In 2004, Sony released the Sony CLIÉ PEG-VZ90, the first commercial device to feature an OLED screen.
In 2006, Sony introduced the MZ-RH1 Portable Minidisc Recorder, which has an OLED screen.
At the Las Vegas CES 2007, Sony showcased 11-inch (28 cm, resolution 960Ã-540) and 27-inch (68.5 cm, full HD resolution at 1920Ã-1080) OLED TV models. Both claimed 1,000,000:1 contrast ratios and total thicknesses (including bezels) of 5 mm. In April 2007, Sony announced it would manufacture 1000 11-inch OLED TVs per month for market testing purposes. On October 1, 2007, Sony announced that the 11-inch model, now called the XEL-1, would be released commercially; the XEL-1 was first released in Japan in December 2007.
In May 2007, Sony publicly unveiled a video of a 2.5-inch flexible OLED screen which is only 0.3 millimeters thick.
At the CES 2008, Sony showcased the Walkman X series with 3″ OLED touchscreen.
In April 2008, at “Display 2008”, Sony showed a 0.2 mm (0.0079 inch) thick 3.5 inch display with a resolution of 320Ã-200 pixels and a 0.3 mm thick 11 inch display with 960Ã-540 pixels resolution (one-tenth the thickness of the XEL-1).
In July 2008, a Japanese government body said it would fund a joint project of leading firms, which is to develop a key technology to produce large, energy-saving organic displays. The project involves one laboratory and 10 companies including Sony Corp. NEDO said the project was aimed at developing a core technology to mass-produce 40 inch or larger OLED displays in the late 2010s.
In October 2008, Sony has published results of research it carried out with the Max Planck Institute over the possibility of mass-market bending displays, which could replace rigid LCDs and plasma screens. Eventually, bendable, transparent OLED screens could be stacked to produce 3D images with much greater contrast ratios and viewing angles than existing products.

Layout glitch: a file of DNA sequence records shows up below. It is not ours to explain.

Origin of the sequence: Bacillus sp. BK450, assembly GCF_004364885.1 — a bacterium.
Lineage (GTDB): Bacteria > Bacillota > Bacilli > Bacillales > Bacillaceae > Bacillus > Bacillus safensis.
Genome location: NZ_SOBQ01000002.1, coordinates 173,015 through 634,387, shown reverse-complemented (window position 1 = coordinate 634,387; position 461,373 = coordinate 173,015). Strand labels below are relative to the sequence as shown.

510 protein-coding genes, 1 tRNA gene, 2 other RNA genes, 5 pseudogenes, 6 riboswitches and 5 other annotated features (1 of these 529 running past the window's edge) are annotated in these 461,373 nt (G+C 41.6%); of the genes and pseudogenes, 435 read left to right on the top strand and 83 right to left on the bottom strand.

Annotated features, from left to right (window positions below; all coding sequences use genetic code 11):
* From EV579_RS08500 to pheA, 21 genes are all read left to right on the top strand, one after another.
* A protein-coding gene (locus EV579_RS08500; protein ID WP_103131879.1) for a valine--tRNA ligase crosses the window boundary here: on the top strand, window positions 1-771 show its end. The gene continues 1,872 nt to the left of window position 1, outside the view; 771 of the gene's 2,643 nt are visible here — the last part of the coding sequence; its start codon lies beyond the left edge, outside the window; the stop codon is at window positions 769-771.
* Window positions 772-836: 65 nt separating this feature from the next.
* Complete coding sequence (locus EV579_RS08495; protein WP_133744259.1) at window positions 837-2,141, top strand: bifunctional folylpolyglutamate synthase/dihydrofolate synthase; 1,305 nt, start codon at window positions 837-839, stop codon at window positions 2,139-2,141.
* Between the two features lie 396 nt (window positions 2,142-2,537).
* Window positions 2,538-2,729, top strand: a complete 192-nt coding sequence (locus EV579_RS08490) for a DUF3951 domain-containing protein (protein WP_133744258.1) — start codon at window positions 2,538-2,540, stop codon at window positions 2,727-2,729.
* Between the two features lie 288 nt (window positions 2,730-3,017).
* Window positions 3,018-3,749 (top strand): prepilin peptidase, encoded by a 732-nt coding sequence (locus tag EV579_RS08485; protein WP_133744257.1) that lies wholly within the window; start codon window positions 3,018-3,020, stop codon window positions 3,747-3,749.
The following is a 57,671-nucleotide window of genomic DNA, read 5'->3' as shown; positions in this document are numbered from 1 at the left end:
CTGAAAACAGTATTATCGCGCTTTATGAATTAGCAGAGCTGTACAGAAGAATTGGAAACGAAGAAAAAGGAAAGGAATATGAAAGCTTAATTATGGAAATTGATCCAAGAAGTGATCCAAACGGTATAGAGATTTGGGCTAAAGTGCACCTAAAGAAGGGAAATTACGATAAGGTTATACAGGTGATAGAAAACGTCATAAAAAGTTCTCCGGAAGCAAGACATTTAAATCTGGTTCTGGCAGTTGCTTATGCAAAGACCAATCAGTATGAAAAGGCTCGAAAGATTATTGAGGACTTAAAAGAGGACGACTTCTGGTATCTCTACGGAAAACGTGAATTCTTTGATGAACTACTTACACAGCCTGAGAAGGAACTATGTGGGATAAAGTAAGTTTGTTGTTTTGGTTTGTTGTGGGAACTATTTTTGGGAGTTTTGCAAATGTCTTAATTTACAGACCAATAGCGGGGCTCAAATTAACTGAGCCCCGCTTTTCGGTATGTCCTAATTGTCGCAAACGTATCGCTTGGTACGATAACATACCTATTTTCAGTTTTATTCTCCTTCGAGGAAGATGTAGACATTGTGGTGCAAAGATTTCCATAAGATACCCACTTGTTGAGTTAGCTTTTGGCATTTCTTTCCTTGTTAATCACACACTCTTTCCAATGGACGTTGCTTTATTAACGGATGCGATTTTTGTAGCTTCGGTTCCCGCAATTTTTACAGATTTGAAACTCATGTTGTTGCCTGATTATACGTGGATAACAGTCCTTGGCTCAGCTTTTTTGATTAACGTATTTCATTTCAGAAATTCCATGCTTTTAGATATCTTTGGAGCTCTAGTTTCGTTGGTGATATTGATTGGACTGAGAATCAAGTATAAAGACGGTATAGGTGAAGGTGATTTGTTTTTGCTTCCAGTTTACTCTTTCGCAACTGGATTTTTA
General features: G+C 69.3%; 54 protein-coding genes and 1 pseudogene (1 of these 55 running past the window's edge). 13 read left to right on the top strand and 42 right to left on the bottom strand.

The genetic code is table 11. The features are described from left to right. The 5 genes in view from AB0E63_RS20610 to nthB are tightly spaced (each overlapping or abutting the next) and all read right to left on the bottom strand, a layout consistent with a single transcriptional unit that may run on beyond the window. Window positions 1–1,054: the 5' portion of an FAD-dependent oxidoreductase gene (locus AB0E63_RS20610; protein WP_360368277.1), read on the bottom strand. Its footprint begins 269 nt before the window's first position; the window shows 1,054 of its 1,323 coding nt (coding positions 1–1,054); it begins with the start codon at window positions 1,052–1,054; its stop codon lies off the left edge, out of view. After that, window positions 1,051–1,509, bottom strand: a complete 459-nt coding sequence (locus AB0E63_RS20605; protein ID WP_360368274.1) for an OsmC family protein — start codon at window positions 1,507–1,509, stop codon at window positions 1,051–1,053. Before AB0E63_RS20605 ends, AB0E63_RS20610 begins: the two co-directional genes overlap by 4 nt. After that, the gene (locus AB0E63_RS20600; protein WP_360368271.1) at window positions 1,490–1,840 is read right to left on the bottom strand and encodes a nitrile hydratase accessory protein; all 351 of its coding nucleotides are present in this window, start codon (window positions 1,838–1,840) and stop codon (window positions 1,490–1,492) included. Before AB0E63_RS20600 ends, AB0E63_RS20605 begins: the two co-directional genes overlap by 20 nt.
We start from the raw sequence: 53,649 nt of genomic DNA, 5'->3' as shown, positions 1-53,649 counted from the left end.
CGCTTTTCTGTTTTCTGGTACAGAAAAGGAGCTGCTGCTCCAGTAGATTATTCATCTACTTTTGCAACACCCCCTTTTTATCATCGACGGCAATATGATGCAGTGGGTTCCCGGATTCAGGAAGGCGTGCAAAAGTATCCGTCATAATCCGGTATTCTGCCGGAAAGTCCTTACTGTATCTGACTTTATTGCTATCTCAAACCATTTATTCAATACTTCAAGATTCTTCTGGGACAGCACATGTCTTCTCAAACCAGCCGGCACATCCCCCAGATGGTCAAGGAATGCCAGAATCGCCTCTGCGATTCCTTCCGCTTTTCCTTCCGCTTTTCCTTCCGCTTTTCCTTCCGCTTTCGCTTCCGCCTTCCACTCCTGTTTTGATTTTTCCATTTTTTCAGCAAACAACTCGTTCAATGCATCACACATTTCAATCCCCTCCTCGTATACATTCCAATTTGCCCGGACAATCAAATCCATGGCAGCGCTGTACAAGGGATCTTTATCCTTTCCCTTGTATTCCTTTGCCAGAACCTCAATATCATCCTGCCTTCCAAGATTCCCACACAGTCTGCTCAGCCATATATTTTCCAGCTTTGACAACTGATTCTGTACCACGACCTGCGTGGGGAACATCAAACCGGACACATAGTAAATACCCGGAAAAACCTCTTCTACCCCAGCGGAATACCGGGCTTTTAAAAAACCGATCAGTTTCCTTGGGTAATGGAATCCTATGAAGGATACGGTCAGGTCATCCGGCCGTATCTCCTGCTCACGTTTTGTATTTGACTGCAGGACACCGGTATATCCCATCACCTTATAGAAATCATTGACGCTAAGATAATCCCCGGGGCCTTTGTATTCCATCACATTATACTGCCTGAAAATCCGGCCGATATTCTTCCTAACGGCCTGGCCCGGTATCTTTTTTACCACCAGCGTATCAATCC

In April 2009, Sony demonstrated a 21″ prototype at the Display Japan conference in Tokyo. This was followed up by a 24.5″ 3D OLED demonstration from Sony, during CES 2010.
The Optimus Maximus keyboard developed by the Art. Lebedev Studio and released early 2008 uses 113 48Ã-48-pixel OLEDs (10.1Ã-10.1 mm) for its keys.
OLEDs can be used in High-Resolution Holography (Volumetric display). Professor Orbit showed on May 12, 2007, EXPO Lisbon the potential application of these materials to reproduce three-dimensional video.
OLEDs could also be used as solid-state light sources. OLED efficiency and lifetime already exceed those of incandescent light bulbs, and OLEDs are investigated worldwide as a source of general illumination; an example is the EU OLLA project.. On May 2009, Philips was the first company to comercialize on his website large area pixels OLEDs (60 cm2) for ambient lighting (Lumiblade OLED Pixels  whose shape, size and color can be selected by customers).
On March 11, 2008 GE Global Research demonstrated the first successful roll-to-roll manufactured OLED, marking a major milestone towards cost effective production of commercial OLED technology. The four year, $13 million research project was carried out by GE Global Research, Energy Conversion Devices, Inc and the National Institute of Standards and Technology.
Chi Mei Corporation of Taiwan, demonstrated a 25″ Low-Temperature Polycrystalline silicon Active Matrix OLED at the Society of Information Displays (SID) conference in Los Angeles, CA, USA on May 20-22, 2008.
On June 5, 2009 DuPont demonstrated a new material that can be printed, so called solution deposition. The breakthrough is the ability to produce economically scalable and durable OLED displays at the 2009 International Symposium, May 31-June 5, 2009, Henry B. Gonzalez Convention Center, San Antonio, TX, USA
The use of OLEDs is also being investigated for the treatment of cancer by photodynamic therapy.
On 30 Aug 2009, South Korea’s LG Electronics said it would launch a 15-inch television set using AM-OLED displays for sale in November.